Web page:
MySQL function indexes

MySQL indexes: Starting with MySQL 5.7, you can create indexes for expressions, or functional indexes using the generated columns. Basically you need to first use the generated column to define a functional expression and then index that column.

Very useful when working with JSON functions, you can find an example here and documentation there.

MYSQL INDEXES

Starting with MySQL 8.0.13 we now have the easiest way to create functional indices.

Let’s see, this is a quick practical example:

  • Using MySQL 8.0.15
  • Request the test_db database

Below is the structure of my_my_salaries table:

mysql> SHOW CREATE TABLE mysalaries\G
******************************* 1. row ***********************
Table: my_salaries
Create Table: CREATE TABLE `my_salaries` (
`sal_no` int(11) NOT NULL,
`salary` int(11) NOT NULL,
`from_date` date NOT NULL,
`to_date` date NOT NULL,
PRIMARY KEY (`sal_no`, `from_date`),
CONSTRAINT `my_salaries_ibfk_1` FOREIGN KEY (`sal_no`) REFERENCES `employees` (`sal_no`) ON DELETE CASCADE
) ENGINE=InnoDB DEFAULT CHARSET=utf8mb4 COLLATE=utf8mb4_0900_ai_ci
1 row in set (0.00 sec)

It contains some data

mysql> SELECT count(*) FROM my_salaries;
+----------+
| count(*) |
+----------+
| 356767 |
+----------+

mysql> SELECT * FROM my_salaries LIMIT 3;
+--------+--------+------------+------------+
| sal_no | salary | from_date | to_date |
+--------+--------+------------+------------+
| 10001 | 55000 | 2020-01-27 | 2020-02-27 |
| 10001 | 56000 | 2020-02-27 | 2020-03-27 |
| 10001 | 60000 | 2020-03-27 | 2020-04-27 |
+--------+--------+------------+------------+

Let’s focus on the next request:

mysql> SELECT * FROM my_salaries WHERE YEAR(to_date)=2019;

+--------+--------+------------+------------+
| sal_no | salary | from_date | to_date |
+--------+--------+------------+------------+
| 9564 | 48000 | 2019-01-27 | 2019-02-27 |
...snip...
| 9574 | 48000 | 2019-02-27 | 2019-03-27 |
+--------+--------+------------+------------+
89 rows in set (0.80 sec)

mysql> explain SELECT * FROM my_salaries WHERE YEAR(to_date)=2019\G.
******************************* 1. row ***********************
id: 1
select_type: SIMPLE
table: my_salaries
partitions: NULL
type: ALL
possible_keys: NULL
key: NULL
key_len: NULL
ref: NULL
rows: 2838426
filtered: 100.00
Extra: Using where

We have a full table scan ( type: ALL), that is, the index is not used. Perhaps because there is no index for the to_date column.
So, let’s add an index for to_date!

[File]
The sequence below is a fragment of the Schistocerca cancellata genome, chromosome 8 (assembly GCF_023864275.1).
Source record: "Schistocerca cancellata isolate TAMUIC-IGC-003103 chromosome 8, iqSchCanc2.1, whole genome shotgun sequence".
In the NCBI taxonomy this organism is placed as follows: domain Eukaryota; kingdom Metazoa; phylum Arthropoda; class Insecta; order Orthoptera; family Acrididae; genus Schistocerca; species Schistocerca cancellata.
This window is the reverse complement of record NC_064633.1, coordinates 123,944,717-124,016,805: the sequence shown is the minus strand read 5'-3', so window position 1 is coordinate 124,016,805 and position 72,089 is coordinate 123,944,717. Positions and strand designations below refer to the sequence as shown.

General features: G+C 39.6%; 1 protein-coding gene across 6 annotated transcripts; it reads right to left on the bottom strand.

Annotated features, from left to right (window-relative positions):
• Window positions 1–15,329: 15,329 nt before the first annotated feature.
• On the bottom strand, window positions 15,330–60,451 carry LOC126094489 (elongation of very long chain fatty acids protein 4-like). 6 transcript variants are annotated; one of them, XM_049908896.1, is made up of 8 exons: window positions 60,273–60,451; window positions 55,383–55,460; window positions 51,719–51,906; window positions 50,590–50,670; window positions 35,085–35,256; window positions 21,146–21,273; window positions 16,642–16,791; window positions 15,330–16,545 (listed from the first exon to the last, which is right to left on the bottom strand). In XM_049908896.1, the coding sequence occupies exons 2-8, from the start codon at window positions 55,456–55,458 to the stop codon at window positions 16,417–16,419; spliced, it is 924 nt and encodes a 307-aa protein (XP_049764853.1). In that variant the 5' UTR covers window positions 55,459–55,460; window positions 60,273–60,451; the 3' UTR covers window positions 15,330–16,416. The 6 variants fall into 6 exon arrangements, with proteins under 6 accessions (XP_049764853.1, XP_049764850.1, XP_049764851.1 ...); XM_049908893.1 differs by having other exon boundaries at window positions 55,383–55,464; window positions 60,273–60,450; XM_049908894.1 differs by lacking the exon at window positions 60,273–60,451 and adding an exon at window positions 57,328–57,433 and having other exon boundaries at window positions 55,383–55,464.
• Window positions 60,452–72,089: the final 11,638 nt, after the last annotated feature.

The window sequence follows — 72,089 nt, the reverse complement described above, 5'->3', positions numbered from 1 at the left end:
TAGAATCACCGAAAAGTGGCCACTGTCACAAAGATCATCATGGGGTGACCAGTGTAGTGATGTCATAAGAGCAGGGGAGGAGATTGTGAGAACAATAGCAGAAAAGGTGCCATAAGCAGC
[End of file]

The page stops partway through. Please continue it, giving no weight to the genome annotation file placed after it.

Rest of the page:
mysql> ALTER TABLE my_salaries ADD INDEX idx_to_date (to_date);
Query OK, 0 rows affected (17,13 sec)
Records: 0 Duplicates: 0 Warnings: 0

mysql> SHOW CREATE TABLE my_salaries\G
******************************* 1. row ***********************
Table: my_salaries
Create Table: CREATE TABLE `my_salaries` (
`sal_no` int(11) NOT NULL,
`salary` int(11) NOT NULL,
`from_date` date NOT NULL,
`to_date` date NOT NULL,
PRIMARY KEY (`sal_no`, `from_date`),
KEY `idx_to_date` (`to_date`),
CONSTRAINT `my_salaries_ibfk_1` FOREIGN KEY (`sal_no`) REFERENCES `employees` (`sal_no`) ON DELETE CASCADE
) ENGINE=InnoDB DEFAULT CHARSET=utf8mb4 COLLATE=utf8mb4_0900_ai_ci

And run the request again with the hope of a better execution plan

mysql> explain SELECT * FROM my_salaries WHERE YEAR(to_date)=2019\G.
******************************* 1. row ***********************
id: 1
select_type: SIMPLE
table: my_salaries
partitions: NULL
type: ALL
possible_keys: NULL
key: NULL
key_len: NULL
ref: NULL
rows: 2838426
filtered: 100.00
Extra: Using where

Oh! Still have a full table scan!
The index cannot be used because of the function (YEAR ()) in the indexed column (to_date).
By the way, if you are really surprised, maybe you should read this.

This is the case when you need a functional index!

mysql> ALTER TABLE my_salaries ADD INDEX idx_year_to_date((YEAR(to_date)));
Query OK, 0 rows affected (15,12 sec)
Records: 0 Duplicates: 0 Warnings: 0

The syntax is very similar to creating an “ordinary” index. Although you should know about double brackets: ((<expression>))
Now we can see our new index with the name idx_year_to_date and the year of the indexed expression (to_date) :